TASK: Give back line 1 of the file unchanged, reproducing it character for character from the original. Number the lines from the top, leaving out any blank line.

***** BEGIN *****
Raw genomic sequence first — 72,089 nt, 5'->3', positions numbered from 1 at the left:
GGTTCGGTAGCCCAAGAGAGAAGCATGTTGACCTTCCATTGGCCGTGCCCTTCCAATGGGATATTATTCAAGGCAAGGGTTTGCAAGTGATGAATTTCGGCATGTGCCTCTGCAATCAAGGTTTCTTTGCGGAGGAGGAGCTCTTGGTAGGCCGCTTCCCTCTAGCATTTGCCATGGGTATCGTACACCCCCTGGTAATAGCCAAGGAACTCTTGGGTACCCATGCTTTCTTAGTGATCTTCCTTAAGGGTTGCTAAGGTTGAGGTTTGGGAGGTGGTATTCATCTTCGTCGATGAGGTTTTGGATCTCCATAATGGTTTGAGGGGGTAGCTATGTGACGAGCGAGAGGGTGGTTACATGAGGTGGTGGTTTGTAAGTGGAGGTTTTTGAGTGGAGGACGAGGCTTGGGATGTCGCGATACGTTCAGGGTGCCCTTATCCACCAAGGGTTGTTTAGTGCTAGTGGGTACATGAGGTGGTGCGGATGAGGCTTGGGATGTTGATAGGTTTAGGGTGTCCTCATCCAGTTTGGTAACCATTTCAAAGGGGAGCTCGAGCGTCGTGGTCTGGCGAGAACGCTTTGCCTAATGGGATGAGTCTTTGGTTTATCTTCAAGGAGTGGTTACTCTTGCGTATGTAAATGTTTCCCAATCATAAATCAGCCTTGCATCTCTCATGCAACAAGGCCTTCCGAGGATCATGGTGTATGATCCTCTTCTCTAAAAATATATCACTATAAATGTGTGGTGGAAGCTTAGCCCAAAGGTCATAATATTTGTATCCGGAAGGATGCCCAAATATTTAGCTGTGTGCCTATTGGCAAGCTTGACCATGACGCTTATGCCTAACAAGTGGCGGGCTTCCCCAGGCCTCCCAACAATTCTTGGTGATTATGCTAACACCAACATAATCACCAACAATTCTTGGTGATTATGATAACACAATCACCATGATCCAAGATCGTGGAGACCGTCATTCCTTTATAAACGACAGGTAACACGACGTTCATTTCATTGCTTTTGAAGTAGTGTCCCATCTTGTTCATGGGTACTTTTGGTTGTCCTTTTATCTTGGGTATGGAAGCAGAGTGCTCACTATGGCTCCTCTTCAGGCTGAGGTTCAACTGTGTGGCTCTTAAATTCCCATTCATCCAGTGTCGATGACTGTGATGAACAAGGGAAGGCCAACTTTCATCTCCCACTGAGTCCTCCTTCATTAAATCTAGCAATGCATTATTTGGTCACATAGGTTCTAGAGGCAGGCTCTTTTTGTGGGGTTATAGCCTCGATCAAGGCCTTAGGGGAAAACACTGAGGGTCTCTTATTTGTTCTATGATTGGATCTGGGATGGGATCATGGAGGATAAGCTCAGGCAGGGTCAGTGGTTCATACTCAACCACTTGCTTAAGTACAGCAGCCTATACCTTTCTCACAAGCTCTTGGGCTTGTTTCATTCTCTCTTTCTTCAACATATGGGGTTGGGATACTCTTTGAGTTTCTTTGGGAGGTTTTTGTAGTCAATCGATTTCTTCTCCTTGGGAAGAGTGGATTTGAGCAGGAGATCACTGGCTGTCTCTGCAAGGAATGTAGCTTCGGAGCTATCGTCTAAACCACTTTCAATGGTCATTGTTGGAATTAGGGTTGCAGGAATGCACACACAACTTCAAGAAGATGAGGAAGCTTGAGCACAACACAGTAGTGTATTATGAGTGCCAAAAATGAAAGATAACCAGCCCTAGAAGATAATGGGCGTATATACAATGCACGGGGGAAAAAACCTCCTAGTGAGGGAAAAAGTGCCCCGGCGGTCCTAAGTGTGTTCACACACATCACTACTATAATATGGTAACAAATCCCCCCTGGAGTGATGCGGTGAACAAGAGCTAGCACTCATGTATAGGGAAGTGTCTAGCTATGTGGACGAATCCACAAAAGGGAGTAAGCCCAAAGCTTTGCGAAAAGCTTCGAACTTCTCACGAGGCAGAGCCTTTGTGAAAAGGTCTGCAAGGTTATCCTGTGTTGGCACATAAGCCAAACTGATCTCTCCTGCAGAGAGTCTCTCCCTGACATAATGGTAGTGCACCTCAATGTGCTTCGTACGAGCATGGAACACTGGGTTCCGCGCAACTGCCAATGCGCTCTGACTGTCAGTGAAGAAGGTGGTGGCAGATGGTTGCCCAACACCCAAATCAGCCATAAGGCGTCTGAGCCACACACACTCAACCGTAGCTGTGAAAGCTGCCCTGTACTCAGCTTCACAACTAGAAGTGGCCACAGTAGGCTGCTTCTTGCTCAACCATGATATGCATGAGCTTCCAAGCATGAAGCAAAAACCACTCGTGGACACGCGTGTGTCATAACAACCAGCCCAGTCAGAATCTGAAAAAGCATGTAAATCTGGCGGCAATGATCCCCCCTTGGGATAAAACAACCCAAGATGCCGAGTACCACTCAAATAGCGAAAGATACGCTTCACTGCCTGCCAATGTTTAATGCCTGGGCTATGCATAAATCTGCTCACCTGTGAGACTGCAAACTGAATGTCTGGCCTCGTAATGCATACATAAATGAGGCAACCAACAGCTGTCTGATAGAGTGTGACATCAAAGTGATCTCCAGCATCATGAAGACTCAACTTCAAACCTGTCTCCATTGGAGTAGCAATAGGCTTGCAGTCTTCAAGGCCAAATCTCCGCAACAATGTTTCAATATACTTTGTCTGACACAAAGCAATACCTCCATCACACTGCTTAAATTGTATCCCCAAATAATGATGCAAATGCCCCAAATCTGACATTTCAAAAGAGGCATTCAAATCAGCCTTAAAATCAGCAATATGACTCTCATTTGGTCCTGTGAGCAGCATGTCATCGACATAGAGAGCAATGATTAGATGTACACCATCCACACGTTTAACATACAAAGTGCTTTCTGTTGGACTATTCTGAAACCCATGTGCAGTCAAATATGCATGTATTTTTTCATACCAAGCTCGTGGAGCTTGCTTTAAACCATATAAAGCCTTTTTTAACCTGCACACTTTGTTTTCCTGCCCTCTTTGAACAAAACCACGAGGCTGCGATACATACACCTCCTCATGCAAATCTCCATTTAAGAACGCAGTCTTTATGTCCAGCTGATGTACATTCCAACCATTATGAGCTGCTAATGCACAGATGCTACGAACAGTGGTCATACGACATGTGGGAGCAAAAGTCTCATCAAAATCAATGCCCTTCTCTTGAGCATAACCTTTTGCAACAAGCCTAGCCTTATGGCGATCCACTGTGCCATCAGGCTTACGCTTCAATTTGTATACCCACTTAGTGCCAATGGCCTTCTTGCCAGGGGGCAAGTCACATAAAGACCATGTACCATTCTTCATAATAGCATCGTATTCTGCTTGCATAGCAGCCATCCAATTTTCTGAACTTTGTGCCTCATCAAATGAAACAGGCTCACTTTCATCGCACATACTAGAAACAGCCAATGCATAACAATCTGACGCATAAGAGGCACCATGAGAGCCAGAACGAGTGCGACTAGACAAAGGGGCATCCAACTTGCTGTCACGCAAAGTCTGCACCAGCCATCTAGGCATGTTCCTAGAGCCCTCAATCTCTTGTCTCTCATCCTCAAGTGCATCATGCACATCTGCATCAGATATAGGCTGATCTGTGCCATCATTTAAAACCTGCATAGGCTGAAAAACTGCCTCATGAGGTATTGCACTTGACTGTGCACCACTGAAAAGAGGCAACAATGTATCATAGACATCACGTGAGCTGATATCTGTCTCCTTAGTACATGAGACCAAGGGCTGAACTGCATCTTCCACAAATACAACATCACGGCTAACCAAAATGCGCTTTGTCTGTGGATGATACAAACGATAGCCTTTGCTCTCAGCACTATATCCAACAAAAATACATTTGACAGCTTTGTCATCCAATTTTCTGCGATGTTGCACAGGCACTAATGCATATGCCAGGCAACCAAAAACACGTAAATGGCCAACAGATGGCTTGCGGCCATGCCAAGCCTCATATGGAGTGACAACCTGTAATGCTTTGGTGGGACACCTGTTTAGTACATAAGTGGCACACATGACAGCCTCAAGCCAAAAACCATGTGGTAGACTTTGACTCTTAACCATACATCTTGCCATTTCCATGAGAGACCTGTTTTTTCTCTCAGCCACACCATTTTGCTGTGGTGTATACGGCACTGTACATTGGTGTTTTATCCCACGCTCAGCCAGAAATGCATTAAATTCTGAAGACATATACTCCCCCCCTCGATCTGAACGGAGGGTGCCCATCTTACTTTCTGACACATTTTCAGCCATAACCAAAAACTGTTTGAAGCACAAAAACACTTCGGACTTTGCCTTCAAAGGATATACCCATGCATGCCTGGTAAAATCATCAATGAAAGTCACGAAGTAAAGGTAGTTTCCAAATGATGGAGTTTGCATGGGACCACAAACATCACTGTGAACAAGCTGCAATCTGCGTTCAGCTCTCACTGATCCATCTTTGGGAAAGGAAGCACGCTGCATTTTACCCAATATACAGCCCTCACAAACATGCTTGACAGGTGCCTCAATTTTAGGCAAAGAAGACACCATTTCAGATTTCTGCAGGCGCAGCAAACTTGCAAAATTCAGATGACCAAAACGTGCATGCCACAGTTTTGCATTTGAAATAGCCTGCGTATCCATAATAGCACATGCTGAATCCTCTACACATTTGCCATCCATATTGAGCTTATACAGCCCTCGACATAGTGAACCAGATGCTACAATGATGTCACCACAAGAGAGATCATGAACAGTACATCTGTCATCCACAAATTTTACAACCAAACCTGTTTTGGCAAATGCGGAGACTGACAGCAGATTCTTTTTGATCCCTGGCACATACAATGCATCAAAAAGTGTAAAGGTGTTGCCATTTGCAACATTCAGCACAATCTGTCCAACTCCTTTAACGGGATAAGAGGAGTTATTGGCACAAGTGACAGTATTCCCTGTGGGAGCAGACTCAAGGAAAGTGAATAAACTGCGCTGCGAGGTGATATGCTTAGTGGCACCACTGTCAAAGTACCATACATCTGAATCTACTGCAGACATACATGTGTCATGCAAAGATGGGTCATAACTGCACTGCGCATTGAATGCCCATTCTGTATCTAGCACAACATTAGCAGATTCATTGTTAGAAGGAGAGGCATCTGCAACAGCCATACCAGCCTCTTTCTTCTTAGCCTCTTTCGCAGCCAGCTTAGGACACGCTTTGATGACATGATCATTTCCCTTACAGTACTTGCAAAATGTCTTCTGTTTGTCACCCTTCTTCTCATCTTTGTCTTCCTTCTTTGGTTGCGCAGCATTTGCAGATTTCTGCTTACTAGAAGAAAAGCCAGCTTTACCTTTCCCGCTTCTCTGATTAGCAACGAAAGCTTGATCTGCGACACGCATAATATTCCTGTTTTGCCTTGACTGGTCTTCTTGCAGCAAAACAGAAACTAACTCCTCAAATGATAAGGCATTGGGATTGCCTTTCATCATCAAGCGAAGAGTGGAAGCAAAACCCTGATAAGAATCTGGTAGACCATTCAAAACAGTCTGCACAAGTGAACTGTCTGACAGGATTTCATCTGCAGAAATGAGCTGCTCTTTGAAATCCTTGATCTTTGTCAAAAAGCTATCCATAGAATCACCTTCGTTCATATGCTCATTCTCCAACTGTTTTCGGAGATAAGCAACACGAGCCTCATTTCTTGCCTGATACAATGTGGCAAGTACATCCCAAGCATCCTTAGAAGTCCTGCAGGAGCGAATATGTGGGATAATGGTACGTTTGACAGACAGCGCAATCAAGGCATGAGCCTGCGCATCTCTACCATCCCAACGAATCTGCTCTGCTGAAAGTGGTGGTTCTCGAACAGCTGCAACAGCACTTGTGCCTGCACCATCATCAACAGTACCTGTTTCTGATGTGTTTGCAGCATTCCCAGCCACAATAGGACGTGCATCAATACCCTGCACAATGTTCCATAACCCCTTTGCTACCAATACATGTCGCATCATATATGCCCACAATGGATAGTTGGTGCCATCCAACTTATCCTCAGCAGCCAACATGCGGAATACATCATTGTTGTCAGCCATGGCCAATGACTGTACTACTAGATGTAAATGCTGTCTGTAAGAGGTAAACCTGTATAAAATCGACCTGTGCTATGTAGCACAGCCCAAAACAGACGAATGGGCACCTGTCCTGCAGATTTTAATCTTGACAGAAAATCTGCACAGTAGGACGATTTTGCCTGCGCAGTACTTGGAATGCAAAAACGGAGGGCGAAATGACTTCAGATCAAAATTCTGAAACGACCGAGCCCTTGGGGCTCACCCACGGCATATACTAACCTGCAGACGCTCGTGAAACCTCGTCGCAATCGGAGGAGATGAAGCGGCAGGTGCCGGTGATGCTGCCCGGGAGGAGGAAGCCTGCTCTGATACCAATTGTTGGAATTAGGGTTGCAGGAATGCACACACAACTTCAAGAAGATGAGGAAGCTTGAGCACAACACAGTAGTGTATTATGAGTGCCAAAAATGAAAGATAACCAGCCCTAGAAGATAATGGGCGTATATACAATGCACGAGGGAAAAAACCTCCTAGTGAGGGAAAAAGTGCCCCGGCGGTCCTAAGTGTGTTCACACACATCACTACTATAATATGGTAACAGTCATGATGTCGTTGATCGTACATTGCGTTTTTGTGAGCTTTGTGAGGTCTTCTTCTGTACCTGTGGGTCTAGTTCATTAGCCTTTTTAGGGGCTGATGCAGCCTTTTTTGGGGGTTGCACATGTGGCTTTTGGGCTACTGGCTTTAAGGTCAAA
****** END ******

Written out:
Raw genomic sequence first — 72,089 nt, 5'->3', positions numbered from 1 at the left: